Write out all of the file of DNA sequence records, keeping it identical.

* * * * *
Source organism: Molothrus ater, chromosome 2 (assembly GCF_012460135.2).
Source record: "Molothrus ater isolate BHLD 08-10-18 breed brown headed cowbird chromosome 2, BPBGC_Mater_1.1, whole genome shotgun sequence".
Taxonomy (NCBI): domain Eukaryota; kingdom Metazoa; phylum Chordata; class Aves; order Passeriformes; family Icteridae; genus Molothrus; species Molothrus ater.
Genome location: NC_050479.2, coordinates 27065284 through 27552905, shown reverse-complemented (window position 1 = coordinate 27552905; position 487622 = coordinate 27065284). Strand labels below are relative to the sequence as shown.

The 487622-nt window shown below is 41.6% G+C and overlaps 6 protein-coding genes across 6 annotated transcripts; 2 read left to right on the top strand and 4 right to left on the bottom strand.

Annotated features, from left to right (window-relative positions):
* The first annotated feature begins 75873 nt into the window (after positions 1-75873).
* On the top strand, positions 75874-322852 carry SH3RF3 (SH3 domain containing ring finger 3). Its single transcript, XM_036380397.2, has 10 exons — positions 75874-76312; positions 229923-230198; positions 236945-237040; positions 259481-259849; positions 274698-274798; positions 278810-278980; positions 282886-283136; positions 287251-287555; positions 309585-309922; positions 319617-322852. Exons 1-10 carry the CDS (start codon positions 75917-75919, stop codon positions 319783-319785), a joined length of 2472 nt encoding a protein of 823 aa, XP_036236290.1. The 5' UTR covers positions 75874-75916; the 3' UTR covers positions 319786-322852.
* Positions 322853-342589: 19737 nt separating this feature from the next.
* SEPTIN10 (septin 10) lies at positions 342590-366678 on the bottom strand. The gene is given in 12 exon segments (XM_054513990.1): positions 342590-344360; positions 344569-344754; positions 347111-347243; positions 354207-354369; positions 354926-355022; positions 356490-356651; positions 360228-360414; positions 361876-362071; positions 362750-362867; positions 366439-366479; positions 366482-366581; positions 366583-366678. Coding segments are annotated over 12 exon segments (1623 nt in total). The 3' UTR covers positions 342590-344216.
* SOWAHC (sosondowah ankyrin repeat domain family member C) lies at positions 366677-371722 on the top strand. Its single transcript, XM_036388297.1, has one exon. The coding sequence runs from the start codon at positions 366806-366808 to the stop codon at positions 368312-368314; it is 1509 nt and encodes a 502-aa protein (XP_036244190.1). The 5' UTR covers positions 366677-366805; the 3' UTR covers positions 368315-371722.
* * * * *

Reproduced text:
Source organism: Molothrus ater, chromosome 2 (assembly GCF_012460135.2).
Source record: "Molothrus ater isolate BHLD 08-10-18 breed brown headed cowbird chromosome 2, BPBGC_Mater_1.1, whole genome shotgun sequence".
Taxonomy (NCBI): domain Eukaryota; kingdom Metazoa; phylum Chordata; class Aves; order Passeriformes; family Icteridae; genus Molothrus; species Molothrus ater.
Genome location: NC_050479.2, coordinates 27065284 through 27552905, shown reverse-complemented (window position 1 = coordinate 27552905; position 487622 = coordinate 27065284). Strand labels below are relative to the sequence as shown.

The 487622-nt window shown below is 41.6% G+C and overlaps 6 protein-coding genes across 6 annotated transcripts; 2 read left to right on the top strand and 4 right to left on the bottom strand.

Annotated features, from left to right (window-relative positions):
* The first annotated feature begins 75873 nt into the window (after positions 1-75873).
* On the top strand, positions 75874-322852 carry SH3RF3 (SH3 domain containing ring finger 3). Its single transcript, XM_036380397.2, has 10 exons — positions 75874-76312; positions 229923-230198; positions 236945-237040; positions 259481-259849; positions 274698-274798; positions 278810-278980; positions 282886-283136; positions 287251-287555; positions 309585-309922; positions 319617-322852. Exons 1-10 carry the CDS (start codon positions 75917-75919, stop codon positions 319783-319785), a joined length of 2472 nt encoding a protein of 823 aa, XP_036236290.1. The 5' UTR covers positions 75874-75916; the 3' UTR covers positions 319786-322852.
* Positions 322853-342589: 19737 nt separating this feature from the next.
* SEPTIN10 (septin 10) lies at positions 342590-366678 on the bottom strand. The gene is given in 12 exon segments (XM_054513990.1): positions 342590-344360; positions 344569-344754; positions 347111-347243; positions 354207-354369; positions 354926-355022; positions 356490-356651; positions 360228-360414; positions 361876-362071; positions 362750-362867; positions 366439-366479; positions 366482-366581; positions 366583-366678. Coding segments are annotated over 12 exon segments (1623 nt in total). The 3' UTR covers positions 342590-344216.
* SOWAHC (sosondowah ankyrin repeat domain family member C) lies at positions 366677-371722 on the top strand. Its single transcript, XM_036388297.1, has one exon. The coding sequence runs from the start codon at positions 366806-366808 to the stop codon at positions 368312-368314; it is 1509 nt and encodes a 502-aa protein (XP_036244190.1). The 5' UTR covers positions 366677-366805; the 3' UTR covers positions 368315-371722.